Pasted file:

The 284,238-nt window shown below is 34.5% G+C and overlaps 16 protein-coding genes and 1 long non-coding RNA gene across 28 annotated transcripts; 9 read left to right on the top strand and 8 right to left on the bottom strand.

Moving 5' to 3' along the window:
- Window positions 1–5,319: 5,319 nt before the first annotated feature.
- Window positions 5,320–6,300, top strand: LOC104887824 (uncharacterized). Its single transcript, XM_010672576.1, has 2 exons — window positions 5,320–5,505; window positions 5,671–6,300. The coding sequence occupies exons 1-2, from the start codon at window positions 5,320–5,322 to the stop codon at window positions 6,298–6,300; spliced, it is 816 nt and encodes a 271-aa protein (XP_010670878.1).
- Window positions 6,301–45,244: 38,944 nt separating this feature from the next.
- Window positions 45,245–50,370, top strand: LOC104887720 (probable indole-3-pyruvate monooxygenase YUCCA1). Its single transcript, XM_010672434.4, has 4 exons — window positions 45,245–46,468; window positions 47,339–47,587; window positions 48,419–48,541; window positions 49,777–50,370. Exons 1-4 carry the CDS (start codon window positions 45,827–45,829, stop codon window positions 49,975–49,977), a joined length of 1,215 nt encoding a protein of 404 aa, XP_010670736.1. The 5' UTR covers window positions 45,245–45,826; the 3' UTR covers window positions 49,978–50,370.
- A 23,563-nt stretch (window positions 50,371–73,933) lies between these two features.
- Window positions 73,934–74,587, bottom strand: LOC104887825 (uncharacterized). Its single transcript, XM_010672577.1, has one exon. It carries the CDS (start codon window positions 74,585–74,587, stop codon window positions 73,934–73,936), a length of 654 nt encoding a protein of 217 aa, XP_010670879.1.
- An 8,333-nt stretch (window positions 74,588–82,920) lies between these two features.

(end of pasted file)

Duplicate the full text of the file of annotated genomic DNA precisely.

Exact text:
The 284,238-nt window shown below is 34.5% G+C and overlaps 16 protein-coding genes and 1 long non-coding RNA gene across 28 annotated transcripts; 9 read left to right on the top strand and 8 right to left on the bottom strand.

Moving 5' to 3' along the window:
- Window positions 1–5,319: 5,319 nt before the first annotated feature.
- Window positions 5,320–6,300, top strand: LOC104887824 (uncharacterized). Its single transcript, XM_010672576.1, has 2 exons — window positions 5,320–5,505; window positions 5,671–6,300. The coding sequence occupies exons 1-2, from the start codon at window positions 5,320–5,322 to the stop codon at window positions 6,298–6,300; spliced, it is 816 nt and encodes a 271-aa protein (XP_010670878.1).
- Window positions 6,301–45,244: 38,944 nt separating this feature from the next.
- Window positions 45,245–50,370, top strand: LOC104887720 (probable indole-3-pyruvate monooxygenase YUCCA1). Its single transcript, XM_010672434.4, has 4 exons — window positions 45,245–46,468; window positions 47,339–47,587; window positions 48,419–48,541; window positions 49,777–50,370. Exons 1-4 carry the CDS (start codon window positions 45,827–45,829, stop codon window positions 49,975–49,977), a joined length of 1,215 nt encoding a protein of 404 aa, XP_010670736.1. The 5' UTR covers window positions 45,245–45,826; the 3' UTR covers window positions 49,978–50,370.
- A 23,563-nt stretch (window positions 50,371–73,933) lies between these two features.
- Window positions 73,934–74,587, bottom strand: LOC104887825 (uncharacterized). Its single transcript, XM_010672577.1, has one exon. It carries the CDS (start codon window positions 74,585–74,587, stop codon window positions 73,934–73,936), a length of 654 nt encoding a protein of 217 aa, XP_010670879.1.
- An 8,333-nt stretch (window positions 74,588–82,920) lies between these two features.